They called him "The People's Doctor."
Carl Brumback was Palm Beach County's first public health doctor. In 1951, long before it was fashionable or even on the radar, he identified 56 health hazards in the county, including raw sewage being dumped into Lake Worth.
He's honored in stone, with the C.L. Brumback Health Center in Belle Glade.
"I would often be asked who it is I work for. Is it the state, the county or the federal government?" he once said. "I tell them I work for the people. The people."
Dr. Brumback died this morning. He was 97.
"It was his foresight and dedication to keeping people healthy that molded Public Health into what it is today," the health department said in a release.
At a time when the county had fewer than 115,000 people, a tenth of its more than 1.3 million now - and long before Interstate 95 made things easy - Dr. Brumback motored his Nash Rambler Station Wagon from ritzy oceanfront towns along State Road A1A to muck farms along Lake Okeechobee where tens of thousands of migrant workers picked vegetables and fruit and cut sugar cane and got sick more often than not.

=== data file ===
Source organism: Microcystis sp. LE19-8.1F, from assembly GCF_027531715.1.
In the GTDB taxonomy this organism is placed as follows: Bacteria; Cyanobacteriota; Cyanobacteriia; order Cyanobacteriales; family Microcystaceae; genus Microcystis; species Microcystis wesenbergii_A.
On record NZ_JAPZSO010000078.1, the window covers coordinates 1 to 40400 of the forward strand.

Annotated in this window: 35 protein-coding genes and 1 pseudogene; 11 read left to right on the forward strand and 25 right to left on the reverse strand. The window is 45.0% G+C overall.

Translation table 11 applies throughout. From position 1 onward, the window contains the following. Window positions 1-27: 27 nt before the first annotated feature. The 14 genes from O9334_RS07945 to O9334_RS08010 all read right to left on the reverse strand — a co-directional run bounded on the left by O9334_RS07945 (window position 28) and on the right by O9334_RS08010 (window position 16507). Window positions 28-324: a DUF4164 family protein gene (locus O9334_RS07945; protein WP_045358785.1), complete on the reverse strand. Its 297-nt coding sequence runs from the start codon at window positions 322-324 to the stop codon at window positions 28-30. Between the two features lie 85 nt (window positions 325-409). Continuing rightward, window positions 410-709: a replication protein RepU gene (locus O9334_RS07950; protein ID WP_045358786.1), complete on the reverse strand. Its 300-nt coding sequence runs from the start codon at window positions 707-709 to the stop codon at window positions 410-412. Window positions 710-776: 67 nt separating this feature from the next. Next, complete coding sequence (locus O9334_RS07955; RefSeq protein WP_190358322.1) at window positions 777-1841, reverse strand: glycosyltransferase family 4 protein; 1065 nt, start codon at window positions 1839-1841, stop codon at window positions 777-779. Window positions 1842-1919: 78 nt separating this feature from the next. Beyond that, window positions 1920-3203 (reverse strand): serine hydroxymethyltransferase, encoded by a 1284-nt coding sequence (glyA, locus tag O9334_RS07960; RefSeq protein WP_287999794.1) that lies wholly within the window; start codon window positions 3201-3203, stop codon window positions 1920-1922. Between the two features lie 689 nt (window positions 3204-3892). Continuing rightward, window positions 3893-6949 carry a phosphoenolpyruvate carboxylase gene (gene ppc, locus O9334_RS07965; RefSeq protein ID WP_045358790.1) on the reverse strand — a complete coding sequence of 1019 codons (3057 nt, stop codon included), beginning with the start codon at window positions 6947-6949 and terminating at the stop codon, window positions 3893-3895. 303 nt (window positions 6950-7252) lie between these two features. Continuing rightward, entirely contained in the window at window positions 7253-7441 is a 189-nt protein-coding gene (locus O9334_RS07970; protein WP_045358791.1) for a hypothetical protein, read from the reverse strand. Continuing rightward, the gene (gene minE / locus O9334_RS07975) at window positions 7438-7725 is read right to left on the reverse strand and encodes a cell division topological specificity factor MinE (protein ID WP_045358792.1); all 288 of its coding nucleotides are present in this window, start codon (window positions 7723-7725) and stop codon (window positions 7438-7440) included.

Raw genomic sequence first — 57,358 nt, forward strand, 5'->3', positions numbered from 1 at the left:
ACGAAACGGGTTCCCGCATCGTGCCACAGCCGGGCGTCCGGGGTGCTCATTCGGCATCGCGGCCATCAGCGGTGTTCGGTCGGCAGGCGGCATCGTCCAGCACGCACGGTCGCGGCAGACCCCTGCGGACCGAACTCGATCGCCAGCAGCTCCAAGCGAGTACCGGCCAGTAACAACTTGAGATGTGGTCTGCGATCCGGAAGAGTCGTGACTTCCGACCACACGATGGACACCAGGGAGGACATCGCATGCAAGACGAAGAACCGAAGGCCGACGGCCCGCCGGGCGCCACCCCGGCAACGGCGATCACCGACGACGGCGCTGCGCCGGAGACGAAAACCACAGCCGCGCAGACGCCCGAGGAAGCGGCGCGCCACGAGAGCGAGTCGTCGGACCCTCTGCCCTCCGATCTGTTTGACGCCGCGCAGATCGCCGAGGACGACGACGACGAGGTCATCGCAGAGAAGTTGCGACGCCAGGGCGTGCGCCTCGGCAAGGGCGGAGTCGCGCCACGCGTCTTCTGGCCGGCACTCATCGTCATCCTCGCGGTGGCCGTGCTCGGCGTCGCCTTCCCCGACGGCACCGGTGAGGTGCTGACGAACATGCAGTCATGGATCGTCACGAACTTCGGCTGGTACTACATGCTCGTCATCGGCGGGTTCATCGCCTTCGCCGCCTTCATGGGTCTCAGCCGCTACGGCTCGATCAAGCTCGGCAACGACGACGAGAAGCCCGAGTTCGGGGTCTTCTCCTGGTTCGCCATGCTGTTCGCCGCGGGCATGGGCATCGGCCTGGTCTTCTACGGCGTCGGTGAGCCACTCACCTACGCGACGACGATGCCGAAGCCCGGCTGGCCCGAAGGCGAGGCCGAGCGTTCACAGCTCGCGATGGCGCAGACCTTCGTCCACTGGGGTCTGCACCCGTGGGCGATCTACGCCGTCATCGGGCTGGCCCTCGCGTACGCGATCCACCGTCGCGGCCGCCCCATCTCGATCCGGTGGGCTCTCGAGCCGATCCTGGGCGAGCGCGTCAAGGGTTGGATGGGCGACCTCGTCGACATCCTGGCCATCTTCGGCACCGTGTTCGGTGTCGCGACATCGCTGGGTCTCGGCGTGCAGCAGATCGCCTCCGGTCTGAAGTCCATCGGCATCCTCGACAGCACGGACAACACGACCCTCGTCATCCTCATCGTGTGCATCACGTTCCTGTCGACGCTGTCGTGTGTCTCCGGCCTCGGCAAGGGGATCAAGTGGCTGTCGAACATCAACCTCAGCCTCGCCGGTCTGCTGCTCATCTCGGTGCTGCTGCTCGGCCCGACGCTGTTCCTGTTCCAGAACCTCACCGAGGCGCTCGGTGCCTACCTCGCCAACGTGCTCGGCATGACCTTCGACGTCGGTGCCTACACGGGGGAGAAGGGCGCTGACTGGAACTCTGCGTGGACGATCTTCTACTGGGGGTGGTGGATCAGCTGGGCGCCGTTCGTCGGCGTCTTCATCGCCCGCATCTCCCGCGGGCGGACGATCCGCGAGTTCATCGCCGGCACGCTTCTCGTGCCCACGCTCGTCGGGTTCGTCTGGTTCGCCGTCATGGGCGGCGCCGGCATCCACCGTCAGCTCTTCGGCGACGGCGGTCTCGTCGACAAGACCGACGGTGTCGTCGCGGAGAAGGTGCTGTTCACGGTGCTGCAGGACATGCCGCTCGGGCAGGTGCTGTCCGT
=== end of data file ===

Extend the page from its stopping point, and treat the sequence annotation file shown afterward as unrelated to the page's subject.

In 1956, he started the first public-health residency program within a health department. Over the years, it has trained hundreds of physicians in public health and preventive medicine.
He administered polio vaccines and tetanus shots and battled tuberculosis ravaging the Glades.
He created the environmental health program that. He pressed legislators to clean up Lake Okeechobee. "The gas coming off the lake was so bad it would tarnish silverware," he said in 1998.
He was among the first to enlist nutritionists and social workers to create a total wellness plan for migrant workers. His philosophy: Every dollar spent in prevention can save thousands in treatment.
He also wrestled state and federal officials to lift restrictions on Medicaid financing so more people could get dental care, physicals, and prescriptions. He successfully accomplished this in 1981.
Brumback retired in 1986, when he was 72. But well into his 80s, he'd still go to the health department's old offices on Evernia Street every day to run the public-health residency program that has been copied around the country.
He left a legacy:
In the late 1980s, only 40 percent of the county's 7-month-old infants were immunized. Within a decade, that was 98 percent.
In that same time period, the ratio of pregnant women in the county receiving no prenatal care dropped to 3 percent from 20 percent.
And in the last three decades of the 20th century, the local life expectancy rose by 10 years.